Almost a decade has passed since the first rumblings of the US housing
market crash started making their way into the newswires. Yet, in many parts of the country house prices are only just starting to return to the levels seen in the mid 2000s, before the onset of the downturn.
Like other cities in Florida, the Orlando residential property market bore the brunt of the crash. Median home valuations in the city lost around 60% of their value during the five years from the peak of the market in Summer 2006 to its nadir in late 2011.
While prices have since started climbing, the median list price of a home in Orlando remains some 40% below what it was in mid-2006. To put this in perspective, median house prices throughout the wider US market now stand at just over 90% of their pre-crash peak. In some cities, such as San Francisco, prices are around 50% higher than they were back in 2006.
Put simply, this means the Orlando property market still offers considerable opportunity for seeing appreciation on your investment.
Applying the price to income ratio
The price to income ratio, a gauge of house prices relative to the
earning power of the local population, illustrates just how affordable
homes in Orlando have become.
The current ratio for an Orlando property is 1:1.6; this means that –
in theory – it would take the average Orlandian just 1.6 years to earn
enough salary to afford to purchase his or her home. A San Francisco native, by comparison,
would have to save for 16 years; a Londoner would need 30 years.
Location, location, location
As is the case in most major cities in America, the amount you pay
for a property will vary significantly depending on the type of home and the neighbourhood where it's located. One of the first decisions facing property investors in
Orlando is whether to buy a house within the traditional city limits or in one of the many outlying suburban areas.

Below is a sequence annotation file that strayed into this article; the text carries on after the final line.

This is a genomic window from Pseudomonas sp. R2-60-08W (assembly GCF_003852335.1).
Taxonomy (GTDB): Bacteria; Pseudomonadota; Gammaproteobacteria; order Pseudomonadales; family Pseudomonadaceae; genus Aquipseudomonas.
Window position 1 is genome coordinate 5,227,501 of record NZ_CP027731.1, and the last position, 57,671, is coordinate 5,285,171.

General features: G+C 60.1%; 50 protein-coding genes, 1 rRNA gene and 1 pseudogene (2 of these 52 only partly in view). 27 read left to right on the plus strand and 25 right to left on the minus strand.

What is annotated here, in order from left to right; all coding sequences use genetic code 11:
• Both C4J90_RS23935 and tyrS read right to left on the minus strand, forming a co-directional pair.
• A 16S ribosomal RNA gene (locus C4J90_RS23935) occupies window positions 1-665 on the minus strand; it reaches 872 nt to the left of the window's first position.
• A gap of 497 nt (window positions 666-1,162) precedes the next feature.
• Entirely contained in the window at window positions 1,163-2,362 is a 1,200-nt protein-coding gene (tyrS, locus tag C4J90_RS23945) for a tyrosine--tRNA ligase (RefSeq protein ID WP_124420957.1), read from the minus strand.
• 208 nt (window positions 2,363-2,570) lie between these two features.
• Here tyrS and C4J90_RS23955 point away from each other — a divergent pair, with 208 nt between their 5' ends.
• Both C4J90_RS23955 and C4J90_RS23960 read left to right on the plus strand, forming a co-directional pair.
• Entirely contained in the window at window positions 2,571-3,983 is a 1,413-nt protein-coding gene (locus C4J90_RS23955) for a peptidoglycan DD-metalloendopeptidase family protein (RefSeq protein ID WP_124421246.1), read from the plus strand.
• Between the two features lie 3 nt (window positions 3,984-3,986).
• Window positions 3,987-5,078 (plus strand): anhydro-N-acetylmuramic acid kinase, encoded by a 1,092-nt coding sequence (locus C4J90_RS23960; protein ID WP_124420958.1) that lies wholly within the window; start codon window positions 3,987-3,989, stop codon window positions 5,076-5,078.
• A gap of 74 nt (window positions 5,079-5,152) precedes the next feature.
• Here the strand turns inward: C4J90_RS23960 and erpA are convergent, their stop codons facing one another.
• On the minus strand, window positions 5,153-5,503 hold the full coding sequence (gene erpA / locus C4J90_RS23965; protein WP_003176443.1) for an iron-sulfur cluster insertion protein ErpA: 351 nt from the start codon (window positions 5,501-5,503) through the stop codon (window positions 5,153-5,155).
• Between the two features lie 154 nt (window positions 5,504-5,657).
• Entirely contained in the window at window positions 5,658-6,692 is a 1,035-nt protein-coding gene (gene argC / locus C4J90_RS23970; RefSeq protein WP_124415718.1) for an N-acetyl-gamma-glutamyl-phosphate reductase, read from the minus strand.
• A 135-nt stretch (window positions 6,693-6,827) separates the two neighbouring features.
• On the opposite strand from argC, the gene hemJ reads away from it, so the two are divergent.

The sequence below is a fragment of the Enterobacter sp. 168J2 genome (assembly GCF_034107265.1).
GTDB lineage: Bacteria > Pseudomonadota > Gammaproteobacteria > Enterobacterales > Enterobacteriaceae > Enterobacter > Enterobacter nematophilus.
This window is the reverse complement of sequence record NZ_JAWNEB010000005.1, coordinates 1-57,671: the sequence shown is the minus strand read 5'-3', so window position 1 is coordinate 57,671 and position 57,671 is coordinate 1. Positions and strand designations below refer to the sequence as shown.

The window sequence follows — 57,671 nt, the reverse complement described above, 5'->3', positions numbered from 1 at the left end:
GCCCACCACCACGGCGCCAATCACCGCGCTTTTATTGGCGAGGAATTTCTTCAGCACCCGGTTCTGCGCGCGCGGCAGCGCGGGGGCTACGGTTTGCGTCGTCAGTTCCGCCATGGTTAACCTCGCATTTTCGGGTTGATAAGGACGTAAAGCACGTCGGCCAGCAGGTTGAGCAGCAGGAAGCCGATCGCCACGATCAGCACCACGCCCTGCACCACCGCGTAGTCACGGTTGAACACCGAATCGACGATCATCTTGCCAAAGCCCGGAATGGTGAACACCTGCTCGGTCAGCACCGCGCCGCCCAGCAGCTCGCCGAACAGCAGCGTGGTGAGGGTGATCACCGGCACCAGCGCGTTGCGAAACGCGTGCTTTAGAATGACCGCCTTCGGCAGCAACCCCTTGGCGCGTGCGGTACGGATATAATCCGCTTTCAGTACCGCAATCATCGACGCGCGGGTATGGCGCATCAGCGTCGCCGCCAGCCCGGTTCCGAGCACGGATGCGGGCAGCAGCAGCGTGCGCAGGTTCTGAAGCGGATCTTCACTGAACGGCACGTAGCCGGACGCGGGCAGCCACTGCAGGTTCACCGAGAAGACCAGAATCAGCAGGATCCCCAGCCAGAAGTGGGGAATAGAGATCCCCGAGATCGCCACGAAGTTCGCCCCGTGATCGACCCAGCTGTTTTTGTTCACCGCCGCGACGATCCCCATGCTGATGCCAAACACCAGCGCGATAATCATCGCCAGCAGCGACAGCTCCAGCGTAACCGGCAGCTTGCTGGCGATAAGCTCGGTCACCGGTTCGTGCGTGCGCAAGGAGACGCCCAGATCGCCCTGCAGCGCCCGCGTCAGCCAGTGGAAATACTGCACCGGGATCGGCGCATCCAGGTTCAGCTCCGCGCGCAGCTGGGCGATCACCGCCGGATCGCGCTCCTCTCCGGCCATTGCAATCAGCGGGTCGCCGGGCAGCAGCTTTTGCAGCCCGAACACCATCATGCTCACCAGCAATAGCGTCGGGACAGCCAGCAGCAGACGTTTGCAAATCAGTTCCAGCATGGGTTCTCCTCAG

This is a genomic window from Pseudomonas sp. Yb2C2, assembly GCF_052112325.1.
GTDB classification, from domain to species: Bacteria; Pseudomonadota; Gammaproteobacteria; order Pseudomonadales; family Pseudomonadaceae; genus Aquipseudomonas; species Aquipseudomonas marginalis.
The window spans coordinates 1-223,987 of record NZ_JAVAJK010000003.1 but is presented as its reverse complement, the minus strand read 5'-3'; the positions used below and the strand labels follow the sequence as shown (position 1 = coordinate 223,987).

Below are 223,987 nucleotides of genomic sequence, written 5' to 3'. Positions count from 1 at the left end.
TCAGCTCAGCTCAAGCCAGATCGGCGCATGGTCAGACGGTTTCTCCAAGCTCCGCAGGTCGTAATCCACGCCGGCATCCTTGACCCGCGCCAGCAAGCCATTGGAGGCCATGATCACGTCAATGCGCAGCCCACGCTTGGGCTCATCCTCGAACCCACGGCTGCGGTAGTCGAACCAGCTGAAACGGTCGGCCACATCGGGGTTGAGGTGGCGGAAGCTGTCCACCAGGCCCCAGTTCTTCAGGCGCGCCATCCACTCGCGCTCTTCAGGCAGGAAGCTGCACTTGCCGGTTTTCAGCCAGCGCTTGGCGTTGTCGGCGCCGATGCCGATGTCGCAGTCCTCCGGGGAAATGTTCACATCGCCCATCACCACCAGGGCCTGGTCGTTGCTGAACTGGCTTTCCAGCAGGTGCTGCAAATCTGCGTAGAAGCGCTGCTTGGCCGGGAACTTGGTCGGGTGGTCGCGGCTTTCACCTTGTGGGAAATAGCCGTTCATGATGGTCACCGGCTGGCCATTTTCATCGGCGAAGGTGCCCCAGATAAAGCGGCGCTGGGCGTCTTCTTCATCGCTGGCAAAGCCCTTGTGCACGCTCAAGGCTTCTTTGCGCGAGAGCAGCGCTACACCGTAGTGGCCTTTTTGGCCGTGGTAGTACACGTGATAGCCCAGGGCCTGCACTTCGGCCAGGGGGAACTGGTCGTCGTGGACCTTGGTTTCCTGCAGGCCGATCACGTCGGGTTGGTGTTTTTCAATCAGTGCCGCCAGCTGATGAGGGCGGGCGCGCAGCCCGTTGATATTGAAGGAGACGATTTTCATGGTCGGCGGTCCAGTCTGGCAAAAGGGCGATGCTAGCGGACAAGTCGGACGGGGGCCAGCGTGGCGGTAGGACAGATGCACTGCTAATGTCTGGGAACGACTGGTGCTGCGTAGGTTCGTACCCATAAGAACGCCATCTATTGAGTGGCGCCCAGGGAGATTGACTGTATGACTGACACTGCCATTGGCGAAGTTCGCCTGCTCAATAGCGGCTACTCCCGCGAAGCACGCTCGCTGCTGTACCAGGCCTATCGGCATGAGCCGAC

There are pros and cons to both options. As a rule, the central neighbourhoods in Orlando tend to be more
expensive when measured in terms of square footage. However, thanks to Orlando's large young professional demographic, rents are generally high and tenants usually in good supply.
Generally speaking, suburban areas in Orlando tend to be quieter and are likely to be home to older
couples or families with children. However, residents living in these areas
tend to be homeowners, meaning the tenant density will generally lower –
something to consider as a buy-to-let investor. On the plus side,
property taxes in suburban homes tend to be lower than those applied to downtown areas.
With Orlando home to more than 150 recognised neighbourhoods, there is significant price variation to be aware of in both the central and suburban areas of the city. The cost
of a singe family home in the relatively upmarket suburban
neighbourhood of Winter Park starts at around $250,000. Alternatively, look 10 miles to the east and a
similar property in Pine Woods can be picked up for as little $40,000
As in any city, neighbourhoods will fall in and out of favour over time; however the more popular home buying spots in Orlando will be those offering good transport links and proximity to major centres of employment and other amenities.
It's worth keeping your ear to the ground with regard to new employers moving to the area; the recent decision by Mitsubishi Hitachi Power Systems Americas to establish its US headquarters in Lake Mary, a community around 20 miles to the north of Orlando, is a case in point.
To be sure, Orlando is potentially among the most profitable cities in America in which to buy a house at the present time. With the right type of investment, many parts of the city offer significant appreciation potential. However, with each neighbourhood distinctly different from the next, much will depend on where you decide to buy and the kind of property you choose to invest in.